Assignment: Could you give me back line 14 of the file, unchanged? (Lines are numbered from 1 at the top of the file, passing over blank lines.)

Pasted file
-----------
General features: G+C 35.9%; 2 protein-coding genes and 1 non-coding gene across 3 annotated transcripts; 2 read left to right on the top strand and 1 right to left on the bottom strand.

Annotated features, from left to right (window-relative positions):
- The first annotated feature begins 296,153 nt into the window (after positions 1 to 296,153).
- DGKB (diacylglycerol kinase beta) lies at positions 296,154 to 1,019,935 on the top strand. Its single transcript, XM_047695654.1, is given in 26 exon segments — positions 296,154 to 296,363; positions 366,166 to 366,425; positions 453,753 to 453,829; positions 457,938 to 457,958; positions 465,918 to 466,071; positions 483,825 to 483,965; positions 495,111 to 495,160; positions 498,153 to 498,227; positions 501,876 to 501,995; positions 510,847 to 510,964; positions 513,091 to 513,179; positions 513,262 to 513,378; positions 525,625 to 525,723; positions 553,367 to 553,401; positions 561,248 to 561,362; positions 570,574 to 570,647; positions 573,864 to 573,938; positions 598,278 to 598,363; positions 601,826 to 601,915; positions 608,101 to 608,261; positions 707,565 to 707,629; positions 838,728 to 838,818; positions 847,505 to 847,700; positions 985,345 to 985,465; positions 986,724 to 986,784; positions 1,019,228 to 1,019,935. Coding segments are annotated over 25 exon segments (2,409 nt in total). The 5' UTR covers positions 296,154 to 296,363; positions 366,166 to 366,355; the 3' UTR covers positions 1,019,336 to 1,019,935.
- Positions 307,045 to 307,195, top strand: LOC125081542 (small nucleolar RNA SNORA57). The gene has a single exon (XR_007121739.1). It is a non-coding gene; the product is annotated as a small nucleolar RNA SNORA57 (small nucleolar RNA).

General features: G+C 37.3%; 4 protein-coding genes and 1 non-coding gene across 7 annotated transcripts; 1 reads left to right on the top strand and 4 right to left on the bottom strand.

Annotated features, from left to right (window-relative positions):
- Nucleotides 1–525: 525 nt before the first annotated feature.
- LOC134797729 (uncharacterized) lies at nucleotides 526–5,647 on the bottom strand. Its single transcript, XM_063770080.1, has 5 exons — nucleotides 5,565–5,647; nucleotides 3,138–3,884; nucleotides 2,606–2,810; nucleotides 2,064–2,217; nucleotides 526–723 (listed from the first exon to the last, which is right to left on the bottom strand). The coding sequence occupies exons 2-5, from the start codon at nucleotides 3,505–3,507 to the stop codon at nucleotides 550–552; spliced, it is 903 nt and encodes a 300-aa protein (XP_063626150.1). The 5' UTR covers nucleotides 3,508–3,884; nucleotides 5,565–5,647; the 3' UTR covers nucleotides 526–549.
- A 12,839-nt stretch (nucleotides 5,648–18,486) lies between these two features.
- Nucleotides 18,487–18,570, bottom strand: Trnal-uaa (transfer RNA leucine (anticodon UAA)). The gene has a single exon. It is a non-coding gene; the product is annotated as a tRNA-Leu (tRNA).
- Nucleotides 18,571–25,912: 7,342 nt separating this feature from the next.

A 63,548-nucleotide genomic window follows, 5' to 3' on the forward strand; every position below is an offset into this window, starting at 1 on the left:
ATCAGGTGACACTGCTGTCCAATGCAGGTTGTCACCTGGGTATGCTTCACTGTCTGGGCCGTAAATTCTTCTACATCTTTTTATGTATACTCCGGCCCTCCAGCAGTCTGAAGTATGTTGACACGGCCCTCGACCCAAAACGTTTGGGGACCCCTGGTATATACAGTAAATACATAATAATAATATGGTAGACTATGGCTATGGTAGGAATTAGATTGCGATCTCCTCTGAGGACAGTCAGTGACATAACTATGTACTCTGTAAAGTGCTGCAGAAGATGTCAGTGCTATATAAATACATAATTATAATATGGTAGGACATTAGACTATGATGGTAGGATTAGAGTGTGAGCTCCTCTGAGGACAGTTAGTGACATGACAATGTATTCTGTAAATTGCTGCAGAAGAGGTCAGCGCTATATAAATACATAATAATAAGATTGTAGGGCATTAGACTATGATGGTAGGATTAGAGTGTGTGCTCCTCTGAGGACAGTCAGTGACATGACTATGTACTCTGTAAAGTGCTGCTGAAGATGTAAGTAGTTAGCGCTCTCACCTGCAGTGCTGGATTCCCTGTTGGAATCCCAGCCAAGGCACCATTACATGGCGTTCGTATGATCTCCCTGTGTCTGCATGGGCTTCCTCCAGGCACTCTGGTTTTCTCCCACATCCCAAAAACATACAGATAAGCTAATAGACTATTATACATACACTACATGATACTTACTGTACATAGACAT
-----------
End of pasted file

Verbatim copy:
ATCAGGTGACACTGCTGTCCAATGCAGGTTGTCACCTGGGTATGCTTCACTGTCTGGGCCGTAAATTCTTCTACATCTTTTTATGTATACTCCGGCCCTCCAGCAGTCTGAAGTATGTTGACACGGCCCTCGACCCAAAACGTTTGGGGACCCCTGGTATATACAGTAAATACATAATAATAATATGGTAGACTATGGCTATGGTAGGAATTAGATTGCGATCTCCTCTGAGGACAGTCAGTGACATAACTATGTACTCTGTAAAGTGCTGCAGAAGATGTCAGTGCTATATAAATACATAATTATAATATGGTAGGACATTAGACTATGATGGTAGGATTAGAGTGTGAGCTCCTCTGAGGACAGTTAGTGACATGACAATGTATTCTGTAAATTGCTGCAGAAGAGGTCAGCGCTATATAAATACATAATAATAAGATTGTAGGGCATTAGACTATGATGGTAGGATTAGAGTGTGTGCTCCTCTGAGGACAGTCAGTGACATGACTATGTACTCTGTAAAGTGCTGCTGAAGATGTAAGTAGTTAGCGCTCTCACCTGCAGTGCTGGATTCCCTGTTGGAATCCCAGCCAAGGCACCATTACATGGCGTTCGTATGATCTCCCTGTGTCTGCATGGGCTTCCTCCAGGCACTCTGGTTTTCTCCCACATCCCAAAAACATACAGATAAGCTAATAGACTATTATACATACACTACATGATACTTACTGTACATAGACAT